At the time of invasion of the modern day Stormereti the Zargunia army was made up of large, semi-independent groups. Each group operated as a subset of a much larger division made up of 100’s of men. Each man was armed with a short stabbing sword, which they were trained to use from an early age, as well as a secondary throwing knife. They were protected by a large, thick wooden, rectangular shield, usually held and firmly strapped to their left arm. They would then be fitted with body hugging thick leather britches and a metal plate strapped to their upper body. Each plate would be measured and made to fit individual soldiers, meaning that no two armour plates were the same. This had the advantage that the armour would fit, and consequently be comfortable to wear, for the soldier over long periods. It did, however, have the disadvantage that over time, due to the limited resources of the burgeoning Zargunia Empire, and consequently its need to ever expand, that by the time of the assault on the Hobratz the armour was often thin and easily pierced by direct strikes.
The Hobratz, in comparison, were lightly armed, especially in close combat assaults. Their limited armies were made up of poorly trained militias rather than a structured military force, but had the advantage over the invading Zargunias in both knowledge of the territory and numbers. The average Hobratz soldier was armed, at least in the early years of the conflict, with modified farming equipment, most notably large scythes and picks, and, like their Zargunia enemies, large, sharp knives. Their armour was, generally, non-existent except for a few of the richer nobles who, like their Zargunia counterparts, had metal armour, though generally of a much higher quality.
The turning point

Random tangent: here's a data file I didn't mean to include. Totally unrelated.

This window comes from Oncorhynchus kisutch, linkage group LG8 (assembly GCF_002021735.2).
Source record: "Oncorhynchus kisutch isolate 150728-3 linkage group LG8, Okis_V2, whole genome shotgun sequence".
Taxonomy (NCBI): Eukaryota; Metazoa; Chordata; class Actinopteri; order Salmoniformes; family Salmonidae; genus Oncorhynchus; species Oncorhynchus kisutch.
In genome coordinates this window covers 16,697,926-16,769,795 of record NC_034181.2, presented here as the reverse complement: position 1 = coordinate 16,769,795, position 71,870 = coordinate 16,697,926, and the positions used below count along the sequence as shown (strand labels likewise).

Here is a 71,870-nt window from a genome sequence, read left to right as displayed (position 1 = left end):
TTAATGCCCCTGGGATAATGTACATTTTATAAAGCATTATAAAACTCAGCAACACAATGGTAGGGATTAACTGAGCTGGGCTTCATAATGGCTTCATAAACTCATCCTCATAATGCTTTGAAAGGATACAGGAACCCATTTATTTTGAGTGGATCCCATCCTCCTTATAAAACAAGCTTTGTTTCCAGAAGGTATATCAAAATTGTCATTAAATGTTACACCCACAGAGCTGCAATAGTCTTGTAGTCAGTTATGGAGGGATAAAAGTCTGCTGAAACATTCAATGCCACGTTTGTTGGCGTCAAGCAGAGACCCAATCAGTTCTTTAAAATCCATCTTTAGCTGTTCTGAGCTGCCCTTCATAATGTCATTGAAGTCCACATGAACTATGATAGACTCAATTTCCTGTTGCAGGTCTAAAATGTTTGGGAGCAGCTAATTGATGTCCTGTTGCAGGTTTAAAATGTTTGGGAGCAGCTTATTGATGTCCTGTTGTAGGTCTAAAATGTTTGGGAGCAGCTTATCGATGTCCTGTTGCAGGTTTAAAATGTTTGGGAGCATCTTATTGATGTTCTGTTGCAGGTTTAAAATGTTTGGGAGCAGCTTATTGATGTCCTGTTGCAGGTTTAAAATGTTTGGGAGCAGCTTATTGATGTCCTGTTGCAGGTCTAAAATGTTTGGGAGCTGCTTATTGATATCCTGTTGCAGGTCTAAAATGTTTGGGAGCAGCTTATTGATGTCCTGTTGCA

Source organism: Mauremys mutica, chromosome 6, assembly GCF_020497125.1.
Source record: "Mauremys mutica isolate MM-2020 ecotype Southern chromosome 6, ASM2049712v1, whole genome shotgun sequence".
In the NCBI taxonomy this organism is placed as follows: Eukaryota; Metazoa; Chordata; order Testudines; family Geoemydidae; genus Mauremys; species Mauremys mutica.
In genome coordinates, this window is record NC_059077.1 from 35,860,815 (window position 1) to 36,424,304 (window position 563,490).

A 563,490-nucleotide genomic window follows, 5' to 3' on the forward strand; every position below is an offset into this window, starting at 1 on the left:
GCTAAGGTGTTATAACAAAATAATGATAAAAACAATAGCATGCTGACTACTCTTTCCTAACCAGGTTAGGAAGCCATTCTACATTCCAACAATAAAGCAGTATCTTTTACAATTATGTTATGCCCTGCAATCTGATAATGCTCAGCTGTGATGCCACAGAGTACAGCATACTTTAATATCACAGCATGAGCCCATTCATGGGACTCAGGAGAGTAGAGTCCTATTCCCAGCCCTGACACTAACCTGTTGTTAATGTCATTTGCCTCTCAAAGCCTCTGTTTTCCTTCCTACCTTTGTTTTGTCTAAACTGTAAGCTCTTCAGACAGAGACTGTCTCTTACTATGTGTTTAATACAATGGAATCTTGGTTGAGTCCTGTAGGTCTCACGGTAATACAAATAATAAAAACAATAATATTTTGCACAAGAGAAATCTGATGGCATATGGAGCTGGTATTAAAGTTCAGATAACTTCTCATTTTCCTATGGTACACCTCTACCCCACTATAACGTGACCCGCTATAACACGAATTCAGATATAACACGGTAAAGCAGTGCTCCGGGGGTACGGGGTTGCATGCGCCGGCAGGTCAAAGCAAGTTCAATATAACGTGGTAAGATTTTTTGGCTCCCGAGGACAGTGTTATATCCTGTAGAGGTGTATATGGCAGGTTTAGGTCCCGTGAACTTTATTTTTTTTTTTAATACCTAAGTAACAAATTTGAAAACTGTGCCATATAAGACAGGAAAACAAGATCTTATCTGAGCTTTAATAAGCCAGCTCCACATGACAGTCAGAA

Early conflicts were sporadic at best, with most battles being won overwhelmingly by the better trained and equipped Zargunias. However, the turning point came in 98BCE when a small group of lightly armed group of Hobratz were attacked by a larger force of Zargunias outside the town of Krupskaya. Though the exact nature of the battle has been lost, and many records are based more on hearsay rather than thorough historical evidence, it is clear that the Hobratz forces not only stopped the invading Zargunia army, but also launched a counter attack on a nearby Zargunia encampment. The surprise attack caught the unprepared Zargunias with no ability to respond. This attack also showed the first use of a Hobratz weapon, specifically designed for combat, which would come to dominate Hobratz military tactics in the future. The Hobratz, from the cover of nearby trees, fired arrows from their hunting bows. The arrows, however, were tipped with a sticky, dripping liquid known as “haqlass” (the exact constitute of which is now unknown, though it has been surmised that it may have been some form of fish oil, however this is hotly contested). When this substance came in contact with skin it began to burn. A Zargunia military officer, quoted from a later battle, describes the effects of the substance as: “The pain is almost indescribable. When any part of the body comes in contact with this devastating liquid it becomes immediately enflamed, leaving a blotchy pustule where once there was healthy skin. Should any come in contact with the face, then Hoba help the poor man, for they shall never see another day”.